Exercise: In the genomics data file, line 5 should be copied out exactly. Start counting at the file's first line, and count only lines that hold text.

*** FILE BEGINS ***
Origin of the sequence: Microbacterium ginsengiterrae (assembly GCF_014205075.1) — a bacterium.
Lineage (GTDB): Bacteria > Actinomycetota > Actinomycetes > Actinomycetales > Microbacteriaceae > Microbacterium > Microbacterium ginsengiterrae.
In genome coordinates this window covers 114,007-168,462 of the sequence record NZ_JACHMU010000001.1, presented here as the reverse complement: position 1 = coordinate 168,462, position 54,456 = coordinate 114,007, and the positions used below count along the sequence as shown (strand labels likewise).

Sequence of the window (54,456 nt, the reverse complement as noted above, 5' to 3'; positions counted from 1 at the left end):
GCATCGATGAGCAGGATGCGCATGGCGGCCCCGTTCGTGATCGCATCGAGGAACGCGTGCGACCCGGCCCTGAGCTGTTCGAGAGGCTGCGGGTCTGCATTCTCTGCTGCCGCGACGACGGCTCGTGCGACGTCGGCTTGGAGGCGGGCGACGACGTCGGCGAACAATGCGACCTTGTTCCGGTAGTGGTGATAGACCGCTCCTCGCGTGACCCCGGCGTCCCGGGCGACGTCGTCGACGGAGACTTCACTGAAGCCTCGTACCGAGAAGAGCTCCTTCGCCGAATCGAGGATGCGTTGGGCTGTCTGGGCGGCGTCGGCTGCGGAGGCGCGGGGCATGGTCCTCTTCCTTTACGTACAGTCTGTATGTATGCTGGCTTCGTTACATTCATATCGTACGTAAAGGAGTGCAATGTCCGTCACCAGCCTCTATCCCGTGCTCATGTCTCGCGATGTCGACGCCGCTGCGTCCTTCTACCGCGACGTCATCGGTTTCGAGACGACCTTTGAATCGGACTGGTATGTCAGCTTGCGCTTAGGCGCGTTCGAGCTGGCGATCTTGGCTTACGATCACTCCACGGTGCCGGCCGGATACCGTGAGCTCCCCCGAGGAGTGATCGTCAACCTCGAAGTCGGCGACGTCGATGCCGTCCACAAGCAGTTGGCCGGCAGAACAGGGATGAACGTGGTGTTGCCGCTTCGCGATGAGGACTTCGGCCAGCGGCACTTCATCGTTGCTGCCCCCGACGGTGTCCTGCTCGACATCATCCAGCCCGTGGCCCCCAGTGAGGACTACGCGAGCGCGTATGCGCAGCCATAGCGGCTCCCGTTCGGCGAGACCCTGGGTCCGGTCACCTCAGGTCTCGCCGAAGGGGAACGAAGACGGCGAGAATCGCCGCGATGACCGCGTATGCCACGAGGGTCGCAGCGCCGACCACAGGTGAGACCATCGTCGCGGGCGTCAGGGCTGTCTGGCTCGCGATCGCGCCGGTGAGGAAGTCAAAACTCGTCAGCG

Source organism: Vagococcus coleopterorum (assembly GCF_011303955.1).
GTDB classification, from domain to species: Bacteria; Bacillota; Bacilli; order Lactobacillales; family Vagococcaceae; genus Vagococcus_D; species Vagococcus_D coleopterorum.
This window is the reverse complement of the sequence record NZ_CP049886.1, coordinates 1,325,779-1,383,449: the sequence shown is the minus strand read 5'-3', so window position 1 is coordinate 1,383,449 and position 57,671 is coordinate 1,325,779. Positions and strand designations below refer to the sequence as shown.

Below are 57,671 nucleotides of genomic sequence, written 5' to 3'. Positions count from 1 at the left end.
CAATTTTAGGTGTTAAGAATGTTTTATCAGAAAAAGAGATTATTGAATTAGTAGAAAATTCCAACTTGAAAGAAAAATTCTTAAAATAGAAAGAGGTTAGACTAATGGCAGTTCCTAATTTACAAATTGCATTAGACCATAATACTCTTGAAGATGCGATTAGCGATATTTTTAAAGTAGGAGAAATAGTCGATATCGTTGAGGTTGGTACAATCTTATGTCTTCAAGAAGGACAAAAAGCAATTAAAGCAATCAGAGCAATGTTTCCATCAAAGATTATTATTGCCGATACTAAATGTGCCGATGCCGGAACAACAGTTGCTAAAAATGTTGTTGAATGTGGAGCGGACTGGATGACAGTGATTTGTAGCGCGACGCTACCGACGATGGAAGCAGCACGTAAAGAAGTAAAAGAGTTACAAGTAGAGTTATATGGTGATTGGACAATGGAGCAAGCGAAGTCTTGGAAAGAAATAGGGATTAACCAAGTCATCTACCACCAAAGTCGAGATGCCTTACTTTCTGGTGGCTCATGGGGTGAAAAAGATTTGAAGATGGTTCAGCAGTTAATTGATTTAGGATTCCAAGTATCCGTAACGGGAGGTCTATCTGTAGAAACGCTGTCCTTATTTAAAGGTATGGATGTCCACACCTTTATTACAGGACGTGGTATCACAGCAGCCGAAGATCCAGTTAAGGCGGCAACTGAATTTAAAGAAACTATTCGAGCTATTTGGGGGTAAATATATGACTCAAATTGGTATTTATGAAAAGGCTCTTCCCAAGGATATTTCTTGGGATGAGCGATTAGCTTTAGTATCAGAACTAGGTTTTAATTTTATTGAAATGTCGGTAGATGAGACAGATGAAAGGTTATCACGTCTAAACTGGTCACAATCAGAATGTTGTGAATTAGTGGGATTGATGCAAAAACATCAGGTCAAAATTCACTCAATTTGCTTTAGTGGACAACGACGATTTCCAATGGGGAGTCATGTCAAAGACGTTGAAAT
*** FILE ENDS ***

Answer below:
GCATCGATGAGCAGGATGCGCATGGCGGCCCCGTTCGTGATCGCATCGAGGAACGCGTGCGACCCGGCCCTGAGCTGTTCGAGAGGCTGCGGGTCTGCATTCTCTGCTGCCGCGACGACGGCTCGTGCGACGTCGGCTTGGAGGCGGGCGACGACGTCGGCGAACAATGCGACCTTGTTCCGGTAGTGGTGATAGACCGCTCCTCGCGTGACCCCGGCGTCCCGGGCGACGTCGTCGACGGAGACTTCACTGAAGCCTCGTACCGAGAAGAGCTCCTTCGCCGAATCGAGGATGCGTTGGGCTGTCTGGGCGGCGTCGGCTGCGGAGGCGCGGGGCATGGTCCTCTTCCTTTACGTACAGTCTGTATGTATGCTGGCTTCGTTACATTCATATCGTACGTAAAGGAGTGCAATGTCCGTCACCAGCCTCTATCCCGTGCTCATGTCTCGCGATGTCGACGCCGCTGCGTCCTTCTACCGCGACGTCATCGGTTTCGAGACGACCTTTGAATCGGACTGGTATGTCAGCTTGCGCTTAGGCGCGTTCGAGCTGGCGATCTTGGCTTACGATCACTCCACGGTGCCGGCCGGATACCGTGAGCTCCCCCGAGGAGTGATCGTCAACCTCGAAGTCGGCGACGTCGATGCCGTCCACAAGCAGTTGGCCGGCAGAACAGGGATGAACGTGGTGTTGCCGCTTCGCGATGAGGACTTCGGCCAGCGGCACTTCATCGTTGCTGCCCCCGACGGTGTCCTGCTCGACATCATCCAGCCCGTGGCCCCCAGTGAGGACTACGCGAGCGCGTATGCGCAGCCATAGCGGCTCCCGTTCGGCGAGACCCTGGGTCCGGTCACCTCAGGTCTCGCCGAAGGGGAACGAAGACGGCGAGAATCGCCGCGATGACCGCGTATGCCACGAGGGTCGCAGCGCCGACCACAGGTGAGACCATCGTCGCGGGCGTCAGGGCTGTCTGGCTCGCGATCGCGCCGGTGAGGAAGTCAAAACTCGTCAGCG